Sisterhood is a precious thing. It comes in many forms, from familial to platonic bonds to the kind that has to do with traveling pants. Though true sisterhood is rare, the search for it is worth the effort, and it is these special ties that Brooklyn photographer Chris Bernabeo is looking to document.
Growing up, Bernabeo didn't have any sisters. There was a brotherhood between him and his family members, sure, but no sisterhood, even in the platonic sense.The closest thing he had were a handful of cousins. "I've always identified with female friendships," he says. It's something he's found comfort in, something he has in common with many other queer men who've grown up in the closet. Sisterhood isn't just a bond, it's seeing yourself in others and empowering one another through the strength of vulnerability and the femininity that exists in all of us.
Lylas, then, is Bernabeo's attempt to find that in others. ("Lylas" stands for "love you like a sister.") The first issue, born from a summer spent in upstate New York, focuses primarily on people familiar to him. Some subjects weren't well-known to Bernabeo at first, but through his lens did they reveal themselves. "Lylas began as a side project, something I worked on for myself without really knowing what it was I was making," he says. Soon, though, the questions he was asking himself became clear: What does love look like beyond the romantic bit? How does it manifest between friends and best friends? And what's the line between best friend and sister?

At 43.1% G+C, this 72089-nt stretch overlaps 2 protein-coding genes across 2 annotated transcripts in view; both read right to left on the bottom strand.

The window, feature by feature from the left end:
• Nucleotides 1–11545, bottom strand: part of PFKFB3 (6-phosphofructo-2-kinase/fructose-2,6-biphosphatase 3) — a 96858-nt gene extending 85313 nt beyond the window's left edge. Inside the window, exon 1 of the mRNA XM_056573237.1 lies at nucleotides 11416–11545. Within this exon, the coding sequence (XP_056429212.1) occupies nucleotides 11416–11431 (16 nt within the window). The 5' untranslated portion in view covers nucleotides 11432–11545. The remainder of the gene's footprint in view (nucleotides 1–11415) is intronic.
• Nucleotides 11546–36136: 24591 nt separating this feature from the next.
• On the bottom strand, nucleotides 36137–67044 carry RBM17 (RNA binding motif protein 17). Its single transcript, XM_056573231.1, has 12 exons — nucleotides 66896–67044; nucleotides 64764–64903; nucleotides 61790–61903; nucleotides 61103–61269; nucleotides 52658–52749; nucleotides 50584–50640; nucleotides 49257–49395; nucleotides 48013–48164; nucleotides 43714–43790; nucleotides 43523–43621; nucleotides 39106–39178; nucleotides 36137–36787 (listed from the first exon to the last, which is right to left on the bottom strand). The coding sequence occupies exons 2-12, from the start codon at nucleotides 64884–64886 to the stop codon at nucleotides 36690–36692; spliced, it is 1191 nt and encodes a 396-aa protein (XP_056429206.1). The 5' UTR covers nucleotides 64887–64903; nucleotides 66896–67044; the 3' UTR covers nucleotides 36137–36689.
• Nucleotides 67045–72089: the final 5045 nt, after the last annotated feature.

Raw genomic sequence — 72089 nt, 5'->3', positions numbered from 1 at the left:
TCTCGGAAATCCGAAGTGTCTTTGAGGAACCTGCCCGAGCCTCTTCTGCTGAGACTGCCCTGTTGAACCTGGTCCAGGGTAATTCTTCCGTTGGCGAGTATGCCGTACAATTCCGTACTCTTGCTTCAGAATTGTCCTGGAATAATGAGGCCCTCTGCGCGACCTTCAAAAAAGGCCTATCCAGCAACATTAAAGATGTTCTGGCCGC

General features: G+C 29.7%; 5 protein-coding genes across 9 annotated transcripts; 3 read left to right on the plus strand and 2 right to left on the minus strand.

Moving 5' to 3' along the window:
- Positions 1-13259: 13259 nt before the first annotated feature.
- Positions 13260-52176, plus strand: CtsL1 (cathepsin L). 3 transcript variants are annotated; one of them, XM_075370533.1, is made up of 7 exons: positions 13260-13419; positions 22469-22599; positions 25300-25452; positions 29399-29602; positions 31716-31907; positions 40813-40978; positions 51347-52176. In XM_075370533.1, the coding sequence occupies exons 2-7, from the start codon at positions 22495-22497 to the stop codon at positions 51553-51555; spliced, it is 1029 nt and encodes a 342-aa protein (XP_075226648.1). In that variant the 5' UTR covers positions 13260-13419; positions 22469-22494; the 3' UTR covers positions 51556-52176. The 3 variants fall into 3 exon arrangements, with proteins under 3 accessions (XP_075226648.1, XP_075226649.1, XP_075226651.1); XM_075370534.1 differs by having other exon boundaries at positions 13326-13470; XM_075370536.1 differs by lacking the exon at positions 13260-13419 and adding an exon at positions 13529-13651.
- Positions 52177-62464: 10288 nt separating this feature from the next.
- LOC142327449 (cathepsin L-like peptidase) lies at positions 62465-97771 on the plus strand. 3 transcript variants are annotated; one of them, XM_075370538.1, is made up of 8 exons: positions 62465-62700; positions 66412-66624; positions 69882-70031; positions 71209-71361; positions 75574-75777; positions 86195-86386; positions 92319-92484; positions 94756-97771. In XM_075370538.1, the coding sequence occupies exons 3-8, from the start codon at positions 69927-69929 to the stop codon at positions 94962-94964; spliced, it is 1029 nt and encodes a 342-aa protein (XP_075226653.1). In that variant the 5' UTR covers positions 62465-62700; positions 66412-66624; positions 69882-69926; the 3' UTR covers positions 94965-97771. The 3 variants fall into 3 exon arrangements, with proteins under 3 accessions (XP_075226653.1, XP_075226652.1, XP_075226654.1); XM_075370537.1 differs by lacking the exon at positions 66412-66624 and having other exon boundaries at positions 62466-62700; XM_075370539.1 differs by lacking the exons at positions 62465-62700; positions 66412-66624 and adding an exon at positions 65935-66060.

For any photographer, the camera isn't just a tool for freezing time—it's an extension of the photographer's mind. It captures how they view the world, including how they view themselves. Because of this, Bernabeo wasn't able to capture the divine intimacy of sisterhood until he was open to his own capability for divine intimacy. It's been over five years since he came out of the closet; it's taken that long to finally understand what was necessary to help his subjects shed their inhibitions, too. "I wasn't hiding anything after I came out of the closet and that, in turn, helped others do the same for photos," he says.
Now, with one Lylas zine under his belt, he's hoping to open the project up to other creators. "I want to continue the conversation about the chosen family queer people make for themselves and explore that particular feminine bond that ties us together more often than the masculine one," he says. "Brotherhood, to me, comes with some pressure to perform masculinity, to prove you're 'man' enough. Sisterhood isn't that. It's performing yourself, for yourself, and having that self be celebrated by your fellow sisters."
He adds, "To love like a sis is to love someone for who they really are."
Check out a preview of Lylas' first issue, below. And pick up a copy here.